The intern: five things I’ve learned in my first month at Thwaites
Starting a new job is never easy. Knowing you’ll be the most junior staff member is even more daunting. Cap that off with a suffocating dose of imposter syndrome and you’ve got the trifecta of modern-day anxiety. Despite all of this, I can happily say I’m settling in as intern at Thwaites Communications just fine!
Here are five things I’ve learned in my first four weeks:
1. The smaller the better
Working in a big firm or organisation can quickly become draining. You can feel like a cog in a system that doesn’t even acknowledge your existence. Feeling under-appreciated and unheard is common, which is why the close-knit community at Thwaites is so refreshing.
From the moment I started at Thwaites, I was able to shadow key members of the team, as well as attending meetings with our CEO Emma Thwaites. I was given personal attention and a schedule that allowed me to settle in while also helping out in a meaningful way from the get-go.
2. Take it one step at a time
Thwaites’ biggest strength is its position as one of the only dedicated communications consultancies in the country to focus on the STEM (science, technology, engineering and mathematics) sector. As interesting as the work is, I’m constantly having to research and learn as my background is very much in humanities, having studied languages and then journalism at university.
Conversely, this is one of my position’s biggest positives. I love that I’m learning new things every day and expanding my horizons in the world of tech. Being an intern is as much a learning experience as it is a traditional job. I’m even able to put my journalistic skills to good use while doing research! Just because a position may seem out of your comfort zone, it doesn’t have to be off limits.
3. Don’t be afraid to ask questions
One of the biggest fears for young professionals is that you will sound silly for asking questions during the initial few weeks. What a ridiculous contradiction that is. When you first arrive and sit in on meetings, the likelihood is that acronyms and in-jokes will be flung out without a second thought and no amount of frantic googling will give you access to the club.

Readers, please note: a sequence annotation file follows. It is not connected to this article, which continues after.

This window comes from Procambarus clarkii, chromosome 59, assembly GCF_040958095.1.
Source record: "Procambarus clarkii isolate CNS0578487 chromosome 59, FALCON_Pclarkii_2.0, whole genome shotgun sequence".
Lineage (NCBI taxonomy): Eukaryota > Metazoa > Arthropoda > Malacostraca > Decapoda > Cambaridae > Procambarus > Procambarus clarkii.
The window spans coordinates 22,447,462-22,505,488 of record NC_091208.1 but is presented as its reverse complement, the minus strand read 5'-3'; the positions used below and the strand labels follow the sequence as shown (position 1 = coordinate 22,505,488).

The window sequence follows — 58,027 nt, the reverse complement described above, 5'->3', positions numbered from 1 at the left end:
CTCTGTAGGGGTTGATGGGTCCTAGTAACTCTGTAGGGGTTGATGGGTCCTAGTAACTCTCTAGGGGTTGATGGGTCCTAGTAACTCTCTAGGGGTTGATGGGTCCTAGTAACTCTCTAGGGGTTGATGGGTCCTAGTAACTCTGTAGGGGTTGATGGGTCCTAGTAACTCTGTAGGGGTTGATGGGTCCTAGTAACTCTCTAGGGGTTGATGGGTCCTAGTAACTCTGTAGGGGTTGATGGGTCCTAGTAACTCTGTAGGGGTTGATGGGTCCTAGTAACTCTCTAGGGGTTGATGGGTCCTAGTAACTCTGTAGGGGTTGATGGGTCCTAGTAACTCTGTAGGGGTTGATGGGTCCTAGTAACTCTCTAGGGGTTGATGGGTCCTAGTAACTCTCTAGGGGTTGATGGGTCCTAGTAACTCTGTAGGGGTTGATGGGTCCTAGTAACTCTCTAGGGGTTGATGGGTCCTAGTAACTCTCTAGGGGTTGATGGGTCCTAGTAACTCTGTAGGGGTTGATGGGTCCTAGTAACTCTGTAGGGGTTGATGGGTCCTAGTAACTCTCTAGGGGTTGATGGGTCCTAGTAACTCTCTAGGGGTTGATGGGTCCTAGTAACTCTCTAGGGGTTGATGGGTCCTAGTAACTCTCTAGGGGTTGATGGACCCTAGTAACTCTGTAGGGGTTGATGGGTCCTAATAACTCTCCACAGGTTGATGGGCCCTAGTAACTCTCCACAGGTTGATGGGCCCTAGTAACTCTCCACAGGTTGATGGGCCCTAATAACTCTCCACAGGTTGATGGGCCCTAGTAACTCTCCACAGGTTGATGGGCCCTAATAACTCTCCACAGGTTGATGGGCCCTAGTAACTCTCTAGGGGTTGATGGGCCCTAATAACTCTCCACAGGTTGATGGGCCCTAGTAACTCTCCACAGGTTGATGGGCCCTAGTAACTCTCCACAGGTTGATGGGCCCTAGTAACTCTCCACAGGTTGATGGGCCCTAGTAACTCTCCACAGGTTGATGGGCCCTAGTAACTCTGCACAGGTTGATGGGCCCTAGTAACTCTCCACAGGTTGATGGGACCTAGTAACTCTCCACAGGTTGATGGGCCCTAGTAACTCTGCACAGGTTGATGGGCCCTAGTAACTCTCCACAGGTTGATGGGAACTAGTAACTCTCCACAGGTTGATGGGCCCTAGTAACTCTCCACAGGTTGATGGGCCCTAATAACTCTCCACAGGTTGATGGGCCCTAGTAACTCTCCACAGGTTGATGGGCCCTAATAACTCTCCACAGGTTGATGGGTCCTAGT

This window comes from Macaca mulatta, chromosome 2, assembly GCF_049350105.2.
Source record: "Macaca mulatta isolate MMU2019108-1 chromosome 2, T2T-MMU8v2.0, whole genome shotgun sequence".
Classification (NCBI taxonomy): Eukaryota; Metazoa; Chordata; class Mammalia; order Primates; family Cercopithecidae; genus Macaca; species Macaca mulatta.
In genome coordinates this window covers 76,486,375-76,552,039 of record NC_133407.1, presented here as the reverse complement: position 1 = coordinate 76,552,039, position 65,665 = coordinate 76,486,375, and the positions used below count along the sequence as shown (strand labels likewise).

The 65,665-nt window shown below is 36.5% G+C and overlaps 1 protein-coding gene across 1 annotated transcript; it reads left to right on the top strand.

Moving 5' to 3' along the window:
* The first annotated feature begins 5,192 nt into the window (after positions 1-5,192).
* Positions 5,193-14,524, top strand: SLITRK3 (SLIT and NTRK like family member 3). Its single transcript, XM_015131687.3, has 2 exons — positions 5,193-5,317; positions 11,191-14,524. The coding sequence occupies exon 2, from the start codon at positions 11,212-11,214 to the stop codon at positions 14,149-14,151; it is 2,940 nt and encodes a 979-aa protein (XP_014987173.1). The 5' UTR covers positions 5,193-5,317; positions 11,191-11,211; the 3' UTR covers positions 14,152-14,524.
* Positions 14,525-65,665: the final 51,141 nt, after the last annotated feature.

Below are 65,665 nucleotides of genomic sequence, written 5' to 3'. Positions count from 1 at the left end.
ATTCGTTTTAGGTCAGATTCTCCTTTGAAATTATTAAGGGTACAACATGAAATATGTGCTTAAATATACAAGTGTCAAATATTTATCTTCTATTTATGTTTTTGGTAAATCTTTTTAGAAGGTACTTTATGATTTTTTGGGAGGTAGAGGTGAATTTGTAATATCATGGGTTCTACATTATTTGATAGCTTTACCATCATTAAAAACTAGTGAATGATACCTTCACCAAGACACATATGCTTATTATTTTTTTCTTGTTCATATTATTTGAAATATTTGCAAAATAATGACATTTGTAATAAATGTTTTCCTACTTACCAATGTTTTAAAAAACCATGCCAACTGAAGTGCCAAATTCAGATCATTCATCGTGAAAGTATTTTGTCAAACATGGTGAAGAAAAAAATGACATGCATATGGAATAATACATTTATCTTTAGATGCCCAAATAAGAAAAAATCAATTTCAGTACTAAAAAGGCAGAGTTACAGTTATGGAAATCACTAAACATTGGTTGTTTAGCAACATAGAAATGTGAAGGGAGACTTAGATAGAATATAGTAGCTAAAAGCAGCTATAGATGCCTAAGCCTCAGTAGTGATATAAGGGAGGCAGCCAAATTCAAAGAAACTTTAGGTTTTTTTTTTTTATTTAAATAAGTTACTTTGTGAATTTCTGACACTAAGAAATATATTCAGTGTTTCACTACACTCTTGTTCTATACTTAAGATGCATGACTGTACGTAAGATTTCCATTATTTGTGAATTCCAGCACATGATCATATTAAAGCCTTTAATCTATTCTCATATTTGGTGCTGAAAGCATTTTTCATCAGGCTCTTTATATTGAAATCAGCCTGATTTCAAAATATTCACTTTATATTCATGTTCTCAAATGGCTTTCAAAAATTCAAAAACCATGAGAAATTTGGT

Asking your colleagues for help is the only way you’ll be able to overcome the obstacle of initial bemusement. How else can you learn and grow? My first meeting was about new data regulation laws and I balked at the references to GDPR and the ICO. Four weeks later I hear myself throwing out acronyms like nobody’s business. You just need to bite the bullet and ask. After all, what’s the worst that could happen?
4. Variety is the spice of life
Variety really is the spice of life when it comes to the working environment. Traditional jobs often dictate that you must sit at one desk all day long, facing the same wall while doing the same task for hours on end. At Thwaites, every day brings with it a new challenge, and most excitingly a new environment.
It was one of the biggest factors in my application to the company, as routines can cause stagnation whether we realise it or not. Being mobile and working in different surroundings each week brings with it the inspiration that we so badly need to perform at our best. Being excited to go to work is just the start.
5. Agencies are expert jugglers
Perhaps the most interesting thing about working at Thwaites is the variety of projects the company deals with. From getting to grips with data at the Open Data Institute, I’ve been able to work on projects for universities and social impact companies as well. Being versatile is your biggest asset at a small agency as they tend to have a multitude of projects on the go at all times.
Juggling contrasting work and projects is just part and parcel of a small agency, meaning that all employees need to be able to manage their time effectively while working to those ever-tight deadlines. In return you are exposed to an incredible number of new experiences, and I’m very proud to say that I work for Thwaites.
Follow more of my attempts to decode the acronyms on Twitter @AlexVryzakis